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Or you could combine the two ideas you have there. For example index.php is a splash page with simply two flags on it, a spanish flag and a british/american flag. The spanish flag could then link to index.php?lang=es, a variable you'd have to transfer between pages, or use sessions to keep the language spanish until a change was made (two link-flags on the bottom of your page, left, right wherever depending on the design).I don't know however how session variables works with SEO.
Aha! This is a good one, thanks Jonas.I also search in some others forums and books. Well most of the consensus was agreed in using one aim domain and redirect the others just like IBM for instance. I checked what they did since obviously they invested a hush budget in developed that site. Well it's pretty amazing, they redirect domains from all over the globe, just look at it:ibm.com, ibm.co.uk, ibm.com.mx, ibm.es, ... and many many more and all redirected to its proper folder inside the domain ibm.com.Might be that's the best way to go even though I don't know how do they avoid to duplicate content since it appears they are duplicating, aren't they?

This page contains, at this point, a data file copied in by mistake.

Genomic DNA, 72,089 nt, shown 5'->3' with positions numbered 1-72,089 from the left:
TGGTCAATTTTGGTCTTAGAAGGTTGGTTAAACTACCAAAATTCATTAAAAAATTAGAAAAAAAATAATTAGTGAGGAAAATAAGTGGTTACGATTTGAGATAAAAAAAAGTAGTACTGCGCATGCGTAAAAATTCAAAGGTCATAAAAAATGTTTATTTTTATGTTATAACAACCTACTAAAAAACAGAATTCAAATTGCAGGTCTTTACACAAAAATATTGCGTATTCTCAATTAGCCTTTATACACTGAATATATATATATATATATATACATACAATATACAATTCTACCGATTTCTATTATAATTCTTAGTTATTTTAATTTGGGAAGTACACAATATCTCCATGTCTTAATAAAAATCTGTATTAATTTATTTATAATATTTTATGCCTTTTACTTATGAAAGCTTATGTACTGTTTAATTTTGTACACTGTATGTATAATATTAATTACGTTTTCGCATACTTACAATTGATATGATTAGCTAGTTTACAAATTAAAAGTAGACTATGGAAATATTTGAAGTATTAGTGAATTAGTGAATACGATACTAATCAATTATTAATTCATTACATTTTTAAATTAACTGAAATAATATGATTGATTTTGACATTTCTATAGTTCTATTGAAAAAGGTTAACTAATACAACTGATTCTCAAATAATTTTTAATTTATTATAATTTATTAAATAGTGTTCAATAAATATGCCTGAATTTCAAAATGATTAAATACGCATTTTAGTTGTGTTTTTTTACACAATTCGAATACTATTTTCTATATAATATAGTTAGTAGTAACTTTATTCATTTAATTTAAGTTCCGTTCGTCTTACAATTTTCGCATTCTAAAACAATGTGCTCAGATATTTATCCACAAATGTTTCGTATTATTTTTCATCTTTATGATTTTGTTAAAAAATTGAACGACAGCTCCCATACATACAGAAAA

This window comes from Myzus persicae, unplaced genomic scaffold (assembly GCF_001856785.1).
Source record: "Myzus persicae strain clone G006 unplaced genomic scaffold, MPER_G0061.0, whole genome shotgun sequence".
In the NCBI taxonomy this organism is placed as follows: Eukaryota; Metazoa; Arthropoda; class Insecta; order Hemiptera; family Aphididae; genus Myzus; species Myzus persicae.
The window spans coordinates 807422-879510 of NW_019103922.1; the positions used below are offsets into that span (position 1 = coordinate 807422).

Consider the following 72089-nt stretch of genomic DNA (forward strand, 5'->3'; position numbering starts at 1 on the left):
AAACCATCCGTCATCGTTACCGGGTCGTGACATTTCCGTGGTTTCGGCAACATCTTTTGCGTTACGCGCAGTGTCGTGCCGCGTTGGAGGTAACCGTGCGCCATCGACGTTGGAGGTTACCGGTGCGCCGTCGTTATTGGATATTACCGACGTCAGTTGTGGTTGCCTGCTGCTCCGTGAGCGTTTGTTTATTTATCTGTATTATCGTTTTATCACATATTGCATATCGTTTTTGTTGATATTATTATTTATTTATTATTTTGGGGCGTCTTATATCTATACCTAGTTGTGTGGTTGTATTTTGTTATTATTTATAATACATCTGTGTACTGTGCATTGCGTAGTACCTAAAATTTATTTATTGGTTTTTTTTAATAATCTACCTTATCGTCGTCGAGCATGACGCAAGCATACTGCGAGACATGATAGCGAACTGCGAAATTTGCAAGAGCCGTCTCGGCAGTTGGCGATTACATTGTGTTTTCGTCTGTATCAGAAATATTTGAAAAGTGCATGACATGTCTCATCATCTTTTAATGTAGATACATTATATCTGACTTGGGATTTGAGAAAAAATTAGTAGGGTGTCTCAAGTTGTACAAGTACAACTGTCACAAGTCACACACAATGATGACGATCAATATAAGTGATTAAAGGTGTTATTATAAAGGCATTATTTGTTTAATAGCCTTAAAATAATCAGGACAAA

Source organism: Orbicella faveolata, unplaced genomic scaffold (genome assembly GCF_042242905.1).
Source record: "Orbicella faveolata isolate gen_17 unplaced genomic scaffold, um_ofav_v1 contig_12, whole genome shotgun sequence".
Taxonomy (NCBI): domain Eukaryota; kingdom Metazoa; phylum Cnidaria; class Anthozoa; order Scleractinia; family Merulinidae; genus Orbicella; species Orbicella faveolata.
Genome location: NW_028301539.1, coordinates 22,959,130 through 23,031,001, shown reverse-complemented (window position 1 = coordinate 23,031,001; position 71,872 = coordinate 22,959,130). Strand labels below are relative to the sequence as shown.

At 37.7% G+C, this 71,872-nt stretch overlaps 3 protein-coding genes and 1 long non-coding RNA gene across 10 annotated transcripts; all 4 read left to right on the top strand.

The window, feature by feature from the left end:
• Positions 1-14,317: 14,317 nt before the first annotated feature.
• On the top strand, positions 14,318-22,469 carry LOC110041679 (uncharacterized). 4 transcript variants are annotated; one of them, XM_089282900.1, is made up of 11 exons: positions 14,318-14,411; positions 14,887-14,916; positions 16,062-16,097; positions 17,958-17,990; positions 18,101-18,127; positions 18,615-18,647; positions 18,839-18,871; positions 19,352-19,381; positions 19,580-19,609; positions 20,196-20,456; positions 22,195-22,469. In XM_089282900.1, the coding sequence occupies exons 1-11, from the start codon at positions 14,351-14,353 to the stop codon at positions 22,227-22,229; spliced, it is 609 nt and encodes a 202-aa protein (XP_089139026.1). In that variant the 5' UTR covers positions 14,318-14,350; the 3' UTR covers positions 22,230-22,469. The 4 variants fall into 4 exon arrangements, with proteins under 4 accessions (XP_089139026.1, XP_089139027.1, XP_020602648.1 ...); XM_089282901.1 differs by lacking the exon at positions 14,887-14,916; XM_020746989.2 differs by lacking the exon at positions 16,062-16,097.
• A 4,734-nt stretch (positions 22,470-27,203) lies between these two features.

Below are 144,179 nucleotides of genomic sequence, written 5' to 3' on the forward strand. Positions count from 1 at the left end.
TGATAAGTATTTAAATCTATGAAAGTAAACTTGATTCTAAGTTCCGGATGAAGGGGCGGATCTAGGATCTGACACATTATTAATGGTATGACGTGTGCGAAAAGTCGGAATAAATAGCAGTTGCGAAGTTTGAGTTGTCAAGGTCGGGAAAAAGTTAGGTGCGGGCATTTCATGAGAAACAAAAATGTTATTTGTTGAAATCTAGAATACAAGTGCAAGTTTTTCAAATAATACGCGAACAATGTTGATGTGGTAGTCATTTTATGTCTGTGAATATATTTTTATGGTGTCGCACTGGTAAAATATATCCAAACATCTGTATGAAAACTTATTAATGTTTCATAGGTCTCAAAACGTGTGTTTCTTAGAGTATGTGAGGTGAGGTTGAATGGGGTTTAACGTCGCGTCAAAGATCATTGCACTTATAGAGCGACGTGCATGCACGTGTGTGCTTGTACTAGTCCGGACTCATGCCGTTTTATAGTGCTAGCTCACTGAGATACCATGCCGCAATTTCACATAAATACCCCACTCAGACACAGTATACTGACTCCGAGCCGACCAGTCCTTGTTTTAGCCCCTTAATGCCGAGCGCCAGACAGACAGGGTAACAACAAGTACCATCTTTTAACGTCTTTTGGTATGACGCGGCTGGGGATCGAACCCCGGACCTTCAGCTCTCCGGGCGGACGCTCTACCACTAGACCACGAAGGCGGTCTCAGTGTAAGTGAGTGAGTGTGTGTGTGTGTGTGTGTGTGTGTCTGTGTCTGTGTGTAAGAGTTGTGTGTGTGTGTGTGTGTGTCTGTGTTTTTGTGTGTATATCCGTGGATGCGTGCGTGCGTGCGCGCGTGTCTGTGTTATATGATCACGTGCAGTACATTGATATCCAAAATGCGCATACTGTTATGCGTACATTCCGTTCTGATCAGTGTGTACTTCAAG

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I don't know how do they avoid to duplicate content since it appears they are duplicating, aren't they?
The sites probably all connect to one server that serves common content, and then connect to a different server for language-dependent content, then to another server for regional content, and then bring it all together.
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I'm personally on the bilingual side of this.From a user point of view, I like it when a site is able to guess that I'm a Bulgarian and serve contents in that language. At the same time, when I search Google, I usually search in English, so when I click an English link, I expect an English page (ideally, I'd be able to manually switch it to Bulgarian from then on).The best option in my opinion is for one to use a subdomain for each language, and use the main domain to redirect users to the appropriate subdomain based on language detection (a lot like Wikipedia).However, for sites with only two or three languages, the other best option is probably the "one file with a query string variable" option, described earlier by Ingolme, as long as language negotiation is performed when the variable is not present, i.e. instead of (for example) defaulting to English, default to whatever the user specifies in the HTTP request.